Written by The Business Journal Staff
California’s economy is larger than that of most countries, with a wide diversity of earners. While newly minted millionaires gentrify neighborhoods in the San Francisco Bay Area, some Central Valley field hands lack access to clean water. A jump from the current $10 an hour spread over six years would affect millions.
Rafael Gutierrez, a 53-year-old farmworker, said the increase would let him treat his family to weekend dinners out and a short vacation to Disneyland from his home in Fresno County.
His last job picking peaches and grapes paid $11 an hour. His girlfriend makes $14 an hour at Target. Though their region is far from California’s costliest, “Right now, we’re just making it,” Gutierrez said. “Life is expensive.”
And then there are employers such as Chuck Herrin, owner of Sunrise Farm Labor, which provides roughly 2,500 workers each year in the San Joaquin Valley. Herrin predicted that farmers would hire 10 percent fewer workers because of the higher cost of business.
“It’s going to be devastating,” said Herrin of the impact on fieldworkers and their dependent relatives.
On Monday, Brown touted the deal his administration struck with legislative and labor leaders as potentially historic, calling it a matter of economic justice. Under the proposal, which the Legislature has yet to approve, the minimum wage would rise gradually, reaching $15 by 2022.
After that wages would rise with inflation, though in tough economic times the governor could delay increases.
Lawmakers could send the bill to Brown’s desk as early as Thursday, said Sen. Mark Leno, a San Francisco Democrat.
The hike would create the nation’s highest statewide minimum wage. California and Massachusetts are the current highest at $10. Washington, D.C., stands at $10.50.
Oregon’s governor signed legislation this year that would raise wages by 2022 depending on location. In the largest city of Portland, the minimum will rise to $14.75. Rural areas would see an increase to $12.50.
Income inequality has emerged as a top issue nationally, with President Barack Obama proposing an increase to the federal minimum wage and Democratic presidential candidate Bernie Sanders pushing a $15-per-hour standard.
In California’s most-desirable areas, gas, housing, food and other essentials can bring sticker shock. While the median price of homes sold in the state is about $400,000, a fixer-upper in San Francisco or parts of Los Angeles can easily top $1 million.
About 4 million workers in California earn wages in the $10 to $15 wage, according to calculations by Jeffrey Clemens, an economics professor at the University of California, San Diego. “The key question is what fraction of these workers will be lifted to the new minimum and what fraction will lose their jobs,” Clemens wrote in an email.
Advocates for the wage increase and their economists put the number of affected workers at closer to 6 million.
Economists including Clemens said in interviews that projecting what would happen in California is tough because the proposed increase is significantly larger than those in the past and may have unintended consequences.
One leading economist on minimum wage issues said an increase from $10 to $15 would reduce employment among the least-skilled workers by at least 5 to 10 percent. But the impact on employment might be even bigger because employers would have to absorb significantly higher costs.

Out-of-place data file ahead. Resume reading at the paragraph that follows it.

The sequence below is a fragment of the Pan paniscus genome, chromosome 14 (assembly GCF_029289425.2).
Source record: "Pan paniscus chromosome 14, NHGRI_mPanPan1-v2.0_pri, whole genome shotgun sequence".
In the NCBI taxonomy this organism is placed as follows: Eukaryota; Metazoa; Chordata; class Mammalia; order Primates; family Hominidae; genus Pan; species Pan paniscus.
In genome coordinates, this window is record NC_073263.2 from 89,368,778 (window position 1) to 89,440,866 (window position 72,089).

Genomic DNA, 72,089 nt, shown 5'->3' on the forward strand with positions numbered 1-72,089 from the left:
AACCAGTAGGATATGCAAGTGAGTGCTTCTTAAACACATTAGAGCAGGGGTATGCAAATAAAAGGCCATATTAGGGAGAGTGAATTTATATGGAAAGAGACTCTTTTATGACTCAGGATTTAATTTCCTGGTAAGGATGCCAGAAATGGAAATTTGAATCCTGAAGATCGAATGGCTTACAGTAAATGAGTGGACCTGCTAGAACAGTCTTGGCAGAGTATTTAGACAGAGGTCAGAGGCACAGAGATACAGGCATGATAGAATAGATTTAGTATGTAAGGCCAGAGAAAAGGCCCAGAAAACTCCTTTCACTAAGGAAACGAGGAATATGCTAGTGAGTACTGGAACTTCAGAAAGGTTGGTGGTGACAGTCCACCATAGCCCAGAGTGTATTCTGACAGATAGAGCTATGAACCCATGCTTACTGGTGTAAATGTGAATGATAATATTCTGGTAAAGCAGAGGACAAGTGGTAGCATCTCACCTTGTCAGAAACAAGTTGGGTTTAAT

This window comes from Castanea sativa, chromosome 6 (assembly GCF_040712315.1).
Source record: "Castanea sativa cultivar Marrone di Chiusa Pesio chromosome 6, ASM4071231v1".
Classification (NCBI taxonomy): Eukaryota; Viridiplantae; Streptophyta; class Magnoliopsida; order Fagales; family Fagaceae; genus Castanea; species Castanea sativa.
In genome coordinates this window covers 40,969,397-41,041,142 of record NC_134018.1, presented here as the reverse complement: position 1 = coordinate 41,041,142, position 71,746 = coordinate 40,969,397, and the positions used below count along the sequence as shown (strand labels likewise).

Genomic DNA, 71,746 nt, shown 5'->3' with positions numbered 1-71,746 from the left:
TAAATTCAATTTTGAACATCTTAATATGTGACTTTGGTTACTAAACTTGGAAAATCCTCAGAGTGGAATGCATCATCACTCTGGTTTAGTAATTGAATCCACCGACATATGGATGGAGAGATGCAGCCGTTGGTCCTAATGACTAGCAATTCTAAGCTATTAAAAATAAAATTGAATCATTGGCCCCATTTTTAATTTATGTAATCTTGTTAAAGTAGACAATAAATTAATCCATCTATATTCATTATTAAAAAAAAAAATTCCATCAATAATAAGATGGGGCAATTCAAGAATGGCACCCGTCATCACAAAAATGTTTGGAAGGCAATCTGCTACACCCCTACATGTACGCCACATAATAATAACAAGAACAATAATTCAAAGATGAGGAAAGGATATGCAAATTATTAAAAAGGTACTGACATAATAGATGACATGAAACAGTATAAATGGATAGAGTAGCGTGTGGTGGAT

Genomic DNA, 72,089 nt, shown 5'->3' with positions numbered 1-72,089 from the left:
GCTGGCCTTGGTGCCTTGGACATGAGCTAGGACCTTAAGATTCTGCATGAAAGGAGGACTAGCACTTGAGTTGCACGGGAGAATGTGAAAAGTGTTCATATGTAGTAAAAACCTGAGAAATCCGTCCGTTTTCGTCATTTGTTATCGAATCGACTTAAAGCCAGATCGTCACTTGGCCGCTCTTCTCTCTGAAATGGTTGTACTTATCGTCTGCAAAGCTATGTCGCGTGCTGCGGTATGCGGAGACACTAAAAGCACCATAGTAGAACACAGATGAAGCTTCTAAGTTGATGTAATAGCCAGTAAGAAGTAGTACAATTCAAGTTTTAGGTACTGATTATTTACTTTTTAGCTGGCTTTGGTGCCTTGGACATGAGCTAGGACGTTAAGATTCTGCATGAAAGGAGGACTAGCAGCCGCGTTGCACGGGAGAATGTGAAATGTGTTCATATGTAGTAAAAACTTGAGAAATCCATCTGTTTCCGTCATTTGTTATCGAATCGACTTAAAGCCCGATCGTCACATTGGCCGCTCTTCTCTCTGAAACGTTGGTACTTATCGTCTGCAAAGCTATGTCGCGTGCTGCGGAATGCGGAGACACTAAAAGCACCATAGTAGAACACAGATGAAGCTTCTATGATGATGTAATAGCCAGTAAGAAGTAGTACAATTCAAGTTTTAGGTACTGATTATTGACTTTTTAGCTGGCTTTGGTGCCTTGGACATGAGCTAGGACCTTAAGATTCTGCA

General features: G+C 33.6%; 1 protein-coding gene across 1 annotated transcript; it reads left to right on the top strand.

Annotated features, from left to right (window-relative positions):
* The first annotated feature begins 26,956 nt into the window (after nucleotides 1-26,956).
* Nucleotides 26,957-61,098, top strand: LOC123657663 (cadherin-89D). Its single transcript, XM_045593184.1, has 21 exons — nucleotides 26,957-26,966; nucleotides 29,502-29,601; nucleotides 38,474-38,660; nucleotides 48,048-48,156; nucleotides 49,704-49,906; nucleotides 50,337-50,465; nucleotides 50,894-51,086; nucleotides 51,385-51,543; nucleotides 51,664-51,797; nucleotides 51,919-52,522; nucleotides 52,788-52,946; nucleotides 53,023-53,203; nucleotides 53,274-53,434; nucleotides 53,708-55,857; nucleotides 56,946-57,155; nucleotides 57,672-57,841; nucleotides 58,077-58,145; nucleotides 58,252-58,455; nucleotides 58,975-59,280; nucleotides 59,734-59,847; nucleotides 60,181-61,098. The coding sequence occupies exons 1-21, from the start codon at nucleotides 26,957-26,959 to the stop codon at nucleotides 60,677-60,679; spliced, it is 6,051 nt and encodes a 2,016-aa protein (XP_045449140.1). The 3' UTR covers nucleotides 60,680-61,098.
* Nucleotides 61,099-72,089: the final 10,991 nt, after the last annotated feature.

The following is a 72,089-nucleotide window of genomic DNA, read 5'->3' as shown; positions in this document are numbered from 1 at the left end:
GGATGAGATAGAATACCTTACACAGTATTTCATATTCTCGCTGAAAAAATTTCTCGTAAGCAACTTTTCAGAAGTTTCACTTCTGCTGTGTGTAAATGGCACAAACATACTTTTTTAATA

“I would go so far as to call this reckless,” said David Neumark, an economics professor at the University of California, Irvine.
Neumark noted that the effects would vary by geography: In high-wage counties such as San Francisco and Santa Clara, about 22 percent of workers would get a raise. In places such as Fresno and Merced counties, about half the workers would see more money.
San Francisco voters approved a measure two years ago to increase the minimum wage of $10.74 an hour to $15 in 2018. It’s currently $12.25.
Brian Hibbs, owner of comic book and graphic novel store Comix Experience, said he supports the idea of a minimum standard of living, but he thinks the wage hike won’t accomplish that because it will hurt small businesses. Projecting that his payroll for six employees will be $40,000 greater in 2018, he started a graphic novel membership club to meet the new wage requirements. If the membership doesn’t grow, he said, he may have to close.
“I don’t think this was thought through,” he said. “The cost of labor is so high. It’s very, very difficult to run a profitable business at this point.”
Yasmin Fernandez, an activist who has sought a higher minimum wage, works in San Jose as a cashier at a gas station in the morning and at a Panda Express restaurant in the afternoon and evening.
The 34-year-old said she takes home about $2,400 per month after taxes. After paying her living expenses and helping her widowed mother, sick brother and four nephews back in Mexico, she usually has about $150 left for herself. She works from 6 a.m. to 11:30 p.m. almost every day.
An increase to the minimum wage will be heavenly, she said, describing how it would offer “a little more money for me, to maybe go to a concert or do something fun once in a while,” as well as “help my family even more.”
Pritchard reported from Los Angeles. Associated Press writers Scott Smith in Fresno and Sudhin Thanawala and Olga R. Rodriguez in San Francisco also contributed to this report.